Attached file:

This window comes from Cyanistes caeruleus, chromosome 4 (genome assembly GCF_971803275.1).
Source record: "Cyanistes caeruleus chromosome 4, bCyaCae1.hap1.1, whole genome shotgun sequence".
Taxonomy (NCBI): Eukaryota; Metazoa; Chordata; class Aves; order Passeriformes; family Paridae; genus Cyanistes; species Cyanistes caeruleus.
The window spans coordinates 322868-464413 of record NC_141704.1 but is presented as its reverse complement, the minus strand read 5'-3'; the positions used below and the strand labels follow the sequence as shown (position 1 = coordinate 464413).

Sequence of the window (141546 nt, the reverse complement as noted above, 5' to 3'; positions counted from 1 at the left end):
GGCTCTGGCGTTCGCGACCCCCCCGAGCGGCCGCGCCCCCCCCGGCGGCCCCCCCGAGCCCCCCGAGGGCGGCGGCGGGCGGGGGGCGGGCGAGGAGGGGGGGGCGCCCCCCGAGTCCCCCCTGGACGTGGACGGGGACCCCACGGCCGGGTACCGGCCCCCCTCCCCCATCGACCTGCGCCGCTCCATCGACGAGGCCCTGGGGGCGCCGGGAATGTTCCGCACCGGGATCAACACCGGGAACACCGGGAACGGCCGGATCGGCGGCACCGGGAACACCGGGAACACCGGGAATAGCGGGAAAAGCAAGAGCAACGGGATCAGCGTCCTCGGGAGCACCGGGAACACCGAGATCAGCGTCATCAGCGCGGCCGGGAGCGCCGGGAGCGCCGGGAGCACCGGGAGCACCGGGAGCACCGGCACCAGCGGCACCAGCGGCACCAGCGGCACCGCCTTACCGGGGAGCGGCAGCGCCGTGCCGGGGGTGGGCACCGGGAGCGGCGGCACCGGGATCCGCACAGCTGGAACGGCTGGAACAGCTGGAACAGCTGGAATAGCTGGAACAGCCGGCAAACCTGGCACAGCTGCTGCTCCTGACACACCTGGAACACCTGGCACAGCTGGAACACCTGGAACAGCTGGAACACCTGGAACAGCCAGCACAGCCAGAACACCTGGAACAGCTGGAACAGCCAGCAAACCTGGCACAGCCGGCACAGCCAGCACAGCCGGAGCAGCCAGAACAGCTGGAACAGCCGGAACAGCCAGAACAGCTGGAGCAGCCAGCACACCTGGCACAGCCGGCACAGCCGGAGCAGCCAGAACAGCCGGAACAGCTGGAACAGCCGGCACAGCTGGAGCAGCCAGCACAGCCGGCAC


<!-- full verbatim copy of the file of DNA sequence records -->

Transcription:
This window comes from Cyanistes caeruleus, chromosome 4 (genome assembly GCF_971803275.1).
Source record: "Cyanistes caeruleus chromosome 4, bCyaCae1.hap1.1, whole genome shotgun sequence".
Taxonomy (NCBI): Eukaryota; Metazoa; Chordata; class Aves; order Passeriformes; family Paridae; genus Cyanistes; species Cyanistes caeruleus.
The window spans coordinates 322868-464413 of record NC_141704.1 but is presented as its reverse complement, the minus strand read 5'-3'; the positions used below and the strand labels follow the sequence as shown (position 1 = coordinate 464413).

Sequence of the window (141546 nt, the reverse complement as noted above, 5' to 3'; positions counted from 1 at the left end):
GGCTCTGGCGTTCGCGACCCCCCCGAGCGGCCGCGCCCCCCCCGGCGGCCCCCCCGAGCCCCCCGAGGGCGGCGGCGGGCGGGGGGCGGGCGAGGAGGGGGGGGCGCCCCCCGAGTCCCCCCTGGACGTGGACGGGGACCCCACGGCCGGGTACCGGCCCCCCTCCCCCATCGACCTGCGCCGCTCCATCGACGAGGCCCTGGGGGCGCCGGGAATGTTCCGCACCGGGATCAACACCGGGAACACCGGGAACGGCCGGATCGGCGGCACCGGGAACACCGGGAACACCGGGAATAGCGGGAAAAGCAAGAGCAACGGGATCAGCGTCCTCGGGAGCACCGGGAACACCGAGATCAGCGTCATCAGCGCGGCCGGGAGCGCCGGGAGCGCCGGGAGCACCGGGAGCACCGGGAGCACCGGCACCAGCGGCACCAGCGGCACCAGCGGCACCGCCTTACCGGGGAGCGGCAGCGCCGTGCCGGGGGTGGGCACCGGGAGCGGCGGCACCGGGATCCGCACAGCTGGAACGGCTGGAACAGCTGGAACAGCTGGAATAGCTGGAACAGCCGGCAAACCTGGCACAGCTGCTGCTCCTGACACACCTGGAACACCTGGCACAGCTGGAACACCTGGAACAGCTGGAACACCTGGAACAGCCAGCACAGCCAGAACACCTGGAACAGCTGGAACAGCCAGCAAACCTGGCACAGCCGGCACAGCCAGCACAGCCGGAGCAGCCAGAACAGCTGGAACAGCCGGAACAGCCAGAACAGCTGGAGCAGCCAGCACACCTGGCACAGCCGGCACAGCCGGAGCAGCCAGAACAGCCGGAACAGCTGGAACAGCCGGCACAGCTGGAGCAGCCAGCACAGCCGGCAC